The A$137m ($93.34m) contract awarded by the Australian Department of Defence will enable advanced air defence capability to the army to safeguard deployed troops from air threats.
Australia Defence Minister Linda Reynolds said: “This air defence capability combines world-leading Australian radar technology with a highly effective air defence system that will protect our service men and women from future airborne threats.
“I congratulate CEA for adapting these radars from those already in service with the Royal Australian Navy, confirming its reputation as an agile, innovative company and a key strategic partner for defence.”
CEA Technologies will supply the radars in long and short-range variants.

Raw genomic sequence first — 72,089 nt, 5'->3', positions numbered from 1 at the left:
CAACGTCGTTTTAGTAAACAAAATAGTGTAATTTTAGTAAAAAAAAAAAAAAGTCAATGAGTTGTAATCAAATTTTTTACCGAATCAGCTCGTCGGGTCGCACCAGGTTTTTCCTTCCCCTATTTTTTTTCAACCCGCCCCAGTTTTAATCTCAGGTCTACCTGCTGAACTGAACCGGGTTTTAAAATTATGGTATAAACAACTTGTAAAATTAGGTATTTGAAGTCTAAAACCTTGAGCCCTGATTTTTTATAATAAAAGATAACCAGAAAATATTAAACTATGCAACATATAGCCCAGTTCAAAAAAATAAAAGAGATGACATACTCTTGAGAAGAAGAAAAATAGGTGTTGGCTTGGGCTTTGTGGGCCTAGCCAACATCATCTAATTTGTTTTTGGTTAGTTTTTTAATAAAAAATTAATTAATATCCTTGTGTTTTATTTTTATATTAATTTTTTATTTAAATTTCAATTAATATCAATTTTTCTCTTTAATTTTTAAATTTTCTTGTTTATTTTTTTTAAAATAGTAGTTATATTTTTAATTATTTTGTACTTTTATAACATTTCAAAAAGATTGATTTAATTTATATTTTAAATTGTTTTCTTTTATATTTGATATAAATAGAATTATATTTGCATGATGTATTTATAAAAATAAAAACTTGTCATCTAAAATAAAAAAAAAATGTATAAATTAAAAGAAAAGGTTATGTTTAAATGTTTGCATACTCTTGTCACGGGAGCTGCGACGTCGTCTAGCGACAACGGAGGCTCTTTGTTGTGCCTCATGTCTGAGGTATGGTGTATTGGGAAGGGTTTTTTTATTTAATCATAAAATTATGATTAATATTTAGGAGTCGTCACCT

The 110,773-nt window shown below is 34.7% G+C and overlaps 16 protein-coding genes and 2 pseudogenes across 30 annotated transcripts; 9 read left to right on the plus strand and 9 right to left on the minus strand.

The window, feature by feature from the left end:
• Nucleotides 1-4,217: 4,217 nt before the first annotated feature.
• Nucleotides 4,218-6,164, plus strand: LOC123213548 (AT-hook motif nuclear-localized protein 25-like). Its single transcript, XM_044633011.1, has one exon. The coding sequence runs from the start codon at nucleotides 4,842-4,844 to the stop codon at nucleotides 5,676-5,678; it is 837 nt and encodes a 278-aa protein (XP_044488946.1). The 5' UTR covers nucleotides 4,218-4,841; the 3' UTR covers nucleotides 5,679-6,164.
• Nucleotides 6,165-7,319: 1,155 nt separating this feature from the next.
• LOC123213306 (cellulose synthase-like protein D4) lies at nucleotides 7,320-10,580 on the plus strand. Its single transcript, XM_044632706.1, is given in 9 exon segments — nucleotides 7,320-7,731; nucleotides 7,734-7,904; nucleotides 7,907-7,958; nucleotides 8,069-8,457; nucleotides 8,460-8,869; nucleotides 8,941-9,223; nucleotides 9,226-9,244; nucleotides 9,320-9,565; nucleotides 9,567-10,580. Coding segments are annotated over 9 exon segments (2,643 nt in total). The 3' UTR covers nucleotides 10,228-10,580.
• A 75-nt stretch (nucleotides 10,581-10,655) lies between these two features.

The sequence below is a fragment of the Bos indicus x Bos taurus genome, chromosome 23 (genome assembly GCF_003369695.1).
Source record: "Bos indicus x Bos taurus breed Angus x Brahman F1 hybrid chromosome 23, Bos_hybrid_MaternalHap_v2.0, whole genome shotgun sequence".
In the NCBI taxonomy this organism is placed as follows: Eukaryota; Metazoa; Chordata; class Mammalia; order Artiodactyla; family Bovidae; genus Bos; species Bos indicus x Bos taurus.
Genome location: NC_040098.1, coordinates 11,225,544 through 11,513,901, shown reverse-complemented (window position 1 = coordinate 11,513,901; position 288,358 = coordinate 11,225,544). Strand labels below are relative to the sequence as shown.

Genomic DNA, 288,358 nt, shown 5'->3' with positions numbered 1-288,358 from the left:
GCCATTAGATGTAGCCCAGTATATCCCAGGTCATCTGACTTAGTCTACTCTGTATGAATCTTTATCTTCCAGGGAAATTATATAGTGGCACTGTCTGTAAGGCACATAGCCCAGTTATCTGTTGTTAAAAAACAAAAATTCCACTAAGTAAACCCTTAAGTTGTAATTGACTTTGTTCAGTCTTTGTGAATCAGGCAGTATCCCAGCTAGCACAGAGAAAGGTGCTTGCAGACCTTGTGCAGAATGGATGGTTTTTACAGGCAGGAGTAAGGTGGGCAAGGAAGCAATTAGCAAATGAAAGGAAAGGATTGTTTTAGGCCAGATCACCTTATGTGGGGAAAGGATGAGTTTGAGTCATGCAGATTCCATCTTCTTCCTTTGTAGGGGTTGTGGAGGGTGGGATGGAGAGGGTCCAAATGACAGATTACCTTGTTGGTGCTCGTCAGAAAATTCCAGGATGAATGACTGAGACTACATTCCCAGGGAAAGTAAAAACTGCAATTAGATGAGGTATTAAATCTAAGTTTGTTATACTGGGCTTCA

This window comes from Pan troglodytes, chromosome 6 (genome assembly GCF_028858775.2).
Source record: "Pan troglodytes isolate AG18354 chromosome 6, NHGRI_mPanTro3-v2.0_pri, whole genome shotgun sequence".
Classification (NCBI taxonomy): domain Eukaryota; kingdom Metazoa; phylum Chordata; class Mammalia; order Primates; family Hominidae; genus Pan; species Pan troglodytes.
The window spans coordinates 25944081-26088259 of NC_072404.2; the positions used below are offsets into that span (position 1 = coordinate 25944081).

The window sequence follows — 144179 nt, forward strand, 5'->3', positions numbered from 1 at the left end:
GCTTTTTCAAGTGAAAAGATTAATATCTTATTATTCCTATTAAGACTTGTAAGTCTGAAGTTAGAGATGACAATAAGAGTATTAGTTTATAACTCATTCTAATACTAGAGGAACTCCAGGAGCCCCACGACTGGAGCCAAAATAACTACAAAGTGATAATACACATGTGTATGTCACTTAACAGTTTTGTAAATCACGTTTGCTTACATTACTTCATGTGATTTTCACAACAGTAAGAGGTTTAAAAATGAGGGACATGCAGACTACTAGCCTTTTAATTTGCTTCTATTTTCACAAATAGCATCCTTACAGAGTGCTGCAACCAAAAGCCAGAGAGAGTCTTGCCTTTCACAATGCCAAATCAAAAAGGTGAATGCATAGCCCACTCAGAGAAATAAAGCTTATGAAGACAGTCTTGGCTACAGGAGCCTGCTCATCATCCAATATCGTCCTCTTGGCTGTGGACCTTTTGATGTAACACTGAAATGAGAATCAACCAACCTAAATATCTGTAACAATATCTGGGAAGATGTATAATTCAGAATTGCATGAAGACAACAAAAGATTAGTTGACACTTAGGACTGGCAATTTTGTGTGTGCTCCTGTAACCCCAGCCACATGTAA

The Department of Defence noted that the army will deploy the short-range variant on the locally produced Thales Hawkei 4×4 protected vehicle.
Australia Defence Industry Minister Melissa Price said: “Integration of these radars into existing air defence technology is a significant step in establishing Australian industry as a leading exporter of defence technology.
“This contract with CEA will support 45 jobs in Canberra and Adelaide and demonstrates the company’s ongoing success after securing a A$90m ($61.32m) loan through the Morrison Government’s Defence Export Facility.”
The government is procuring short-range air defence (SHORAD) capability to improve the safety of military forces.
The new SHORAD capability will be based on the National Advanced Surface to Air Missile System (NASAMS).
Set to cost around $A2.5bn ($1.7bn), the air and missile defence system project aims to replace the existing RBS-70 man-portable air defence system.
A contract was signed with Raytheon Australia in June this year for the Australian version of NASAMS.